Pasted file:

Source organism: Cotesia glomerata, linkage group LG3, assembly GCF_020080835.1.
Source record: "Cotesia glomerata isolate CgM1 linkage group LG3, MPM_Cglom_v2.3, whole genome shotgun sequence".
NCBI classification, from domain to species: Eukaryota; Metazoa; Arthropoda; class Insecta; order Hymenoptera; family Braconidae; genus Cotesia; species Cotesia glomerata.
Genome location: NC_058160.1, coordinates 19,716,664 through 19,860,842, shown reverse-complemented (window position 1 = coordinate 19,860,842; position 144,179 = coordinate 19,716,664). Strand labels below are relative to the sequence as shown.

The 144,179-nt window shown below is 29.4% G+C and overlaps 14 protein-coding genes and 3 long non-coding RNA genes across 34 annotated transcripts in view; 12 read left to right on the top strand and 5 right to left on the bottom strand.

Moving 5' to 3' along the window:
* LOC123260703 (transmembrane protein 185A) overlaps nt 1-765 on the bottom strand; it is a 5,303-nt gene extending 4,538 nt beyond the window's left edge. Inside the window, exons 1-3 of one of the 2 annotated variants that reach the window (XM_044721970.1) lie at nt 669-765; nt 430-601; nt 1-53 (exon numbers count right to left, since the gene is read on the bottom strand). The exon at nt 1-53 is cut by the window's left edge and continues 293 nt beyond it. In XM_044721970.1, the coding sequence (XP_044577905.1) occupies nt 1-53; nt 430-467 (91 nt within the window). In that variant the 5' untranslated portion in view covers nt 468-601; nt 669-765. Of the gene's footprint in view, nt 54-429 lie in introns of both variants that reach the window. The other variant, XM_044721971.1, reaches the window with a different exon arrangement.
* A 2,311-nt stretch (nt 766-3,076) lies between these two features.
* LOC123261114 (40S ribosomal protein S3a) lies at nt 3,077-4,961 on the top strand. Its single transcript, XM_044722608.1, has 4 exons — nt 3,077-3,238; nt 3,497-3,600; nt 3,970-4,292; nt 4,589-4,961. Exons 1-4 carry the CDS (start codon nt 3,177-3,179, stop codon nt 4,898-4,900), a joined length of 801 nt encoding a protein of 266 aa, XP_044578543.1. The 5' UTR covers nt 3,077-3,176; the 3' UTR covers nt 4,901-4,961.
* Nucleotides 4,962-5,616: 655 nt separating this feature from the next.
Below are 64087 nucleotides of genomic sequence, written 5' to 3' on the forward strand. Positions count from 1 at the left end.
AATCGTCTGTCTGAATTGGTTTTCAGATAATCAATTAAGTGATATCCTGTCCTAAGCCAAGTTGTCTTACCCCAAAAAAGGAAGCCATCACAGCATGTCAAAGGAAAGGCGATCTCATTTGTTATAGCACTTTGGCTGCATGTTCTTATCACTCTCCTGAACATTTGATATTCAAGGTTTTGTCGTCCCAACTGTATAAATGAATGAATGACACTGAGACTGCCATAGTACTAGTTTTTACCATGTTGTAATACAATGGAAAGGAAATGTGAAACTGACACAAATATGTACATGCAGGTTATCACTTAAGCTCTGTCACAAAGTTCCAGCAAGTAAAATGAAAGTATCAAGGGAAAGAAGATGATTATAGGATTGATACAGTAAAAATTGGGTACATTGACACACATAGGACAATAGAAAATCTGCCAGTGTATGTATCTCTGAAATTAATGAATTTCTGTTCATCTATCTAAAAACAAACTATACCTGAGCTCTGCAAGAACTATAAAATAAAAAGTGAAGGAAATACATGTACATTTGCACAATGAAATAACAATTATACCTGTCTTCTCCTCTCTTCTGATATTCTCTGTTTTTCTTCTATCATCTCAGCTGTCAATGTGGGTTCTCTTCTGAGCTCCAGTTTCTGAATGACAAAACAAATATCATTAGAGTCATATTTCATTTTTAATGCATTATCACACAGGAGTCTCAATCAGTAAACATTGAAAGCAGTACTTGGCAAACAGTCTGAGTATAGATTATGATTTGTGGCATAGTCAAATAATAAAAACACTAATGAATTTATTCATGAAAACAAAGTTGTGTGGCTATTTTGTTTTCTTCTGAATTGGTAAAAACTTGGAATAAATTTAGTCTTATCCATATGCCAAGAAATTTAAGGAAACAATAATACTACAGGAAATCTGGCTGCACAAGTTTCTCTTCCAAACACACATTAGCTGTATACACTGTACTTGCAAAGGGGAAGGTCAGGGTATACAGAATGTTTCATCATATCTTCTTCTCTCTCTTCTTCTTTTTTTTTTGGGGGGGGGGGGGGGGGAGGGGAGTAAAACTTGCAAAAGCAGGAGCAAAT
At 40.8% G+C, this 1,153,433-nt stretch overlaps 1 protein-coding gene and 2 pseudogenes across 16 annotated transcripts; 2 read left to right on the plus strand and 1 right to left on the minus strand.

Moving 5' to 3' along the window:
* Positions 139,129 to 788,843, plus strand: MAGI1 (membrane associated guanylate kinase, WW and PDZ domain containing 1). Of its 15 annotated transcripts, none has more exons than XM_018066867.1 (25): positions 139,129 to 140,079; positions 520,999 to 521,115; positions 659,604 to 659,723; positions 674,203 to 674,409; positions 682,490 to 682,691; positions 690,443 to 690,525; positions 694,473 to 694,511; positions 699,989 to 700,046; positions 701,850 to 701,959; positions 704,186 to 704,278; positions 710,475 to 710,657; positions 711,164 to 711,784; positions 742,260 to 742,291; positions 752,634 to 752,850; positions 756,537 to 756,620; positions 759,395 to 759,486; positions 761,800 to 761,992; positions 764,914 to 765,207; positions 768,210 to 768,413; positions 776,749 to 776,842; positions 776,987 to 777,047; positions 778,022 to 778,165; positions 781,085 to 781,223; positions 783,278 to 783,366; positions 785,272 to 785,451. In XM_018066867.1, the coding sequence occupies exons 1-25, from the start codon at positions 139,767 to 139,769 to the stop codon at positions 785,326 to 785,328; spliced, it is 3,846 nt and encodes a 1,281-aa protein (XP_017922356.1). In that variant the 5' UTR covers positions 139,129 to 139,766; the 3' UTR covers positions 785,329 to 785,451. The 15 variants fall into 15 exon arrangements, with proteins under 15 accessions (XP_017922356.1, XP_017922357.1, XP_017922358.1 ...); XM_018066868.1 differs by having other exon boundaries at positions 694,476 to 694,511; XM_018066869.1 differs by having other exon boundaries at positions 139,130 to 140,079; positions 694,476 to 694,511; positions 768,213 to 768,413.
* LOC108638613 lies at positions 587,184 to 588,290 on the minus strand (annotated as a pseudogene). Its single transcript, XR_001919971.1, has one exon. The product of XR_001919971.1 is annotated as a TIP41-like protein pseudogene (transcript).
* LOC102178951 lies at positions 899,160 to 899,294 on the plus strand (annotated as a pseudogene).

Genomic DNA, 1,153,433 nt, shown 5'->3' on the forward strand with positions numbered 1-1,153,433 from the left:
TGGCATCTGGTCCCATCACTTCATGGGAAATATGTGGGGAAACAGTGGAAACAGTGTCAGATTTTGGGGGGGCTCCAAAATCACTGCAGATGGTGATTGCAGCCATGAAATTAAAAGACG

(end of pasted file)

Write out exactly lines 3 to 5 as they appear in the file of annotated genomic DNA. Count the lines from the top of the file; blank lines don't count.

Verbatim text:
NCBI classification, from domain to species: Eukaryota; Metazoa; Arthropoda; class Insecta; order Hymenoptera; family Braconidae; genus Cotesia; species Cotesia glomerata.
Genome location: NC_058160.1, coordinates 19,716,664 through 19,860,842, shown reverse-complemented (window position 1 = coordinate 19,860,842; position 144,179 = coordinate 19,716,664). Strand labels below are relative to the sequence as shown.

The 144,179-nt window shown below is 29.4% G+C and overlaps 14 protein-coding genes and 3 long non-coding RNA genes across 34 annotated transcripts in view; 12 read left to right on the top strand and 5 right to left on the bottom strand.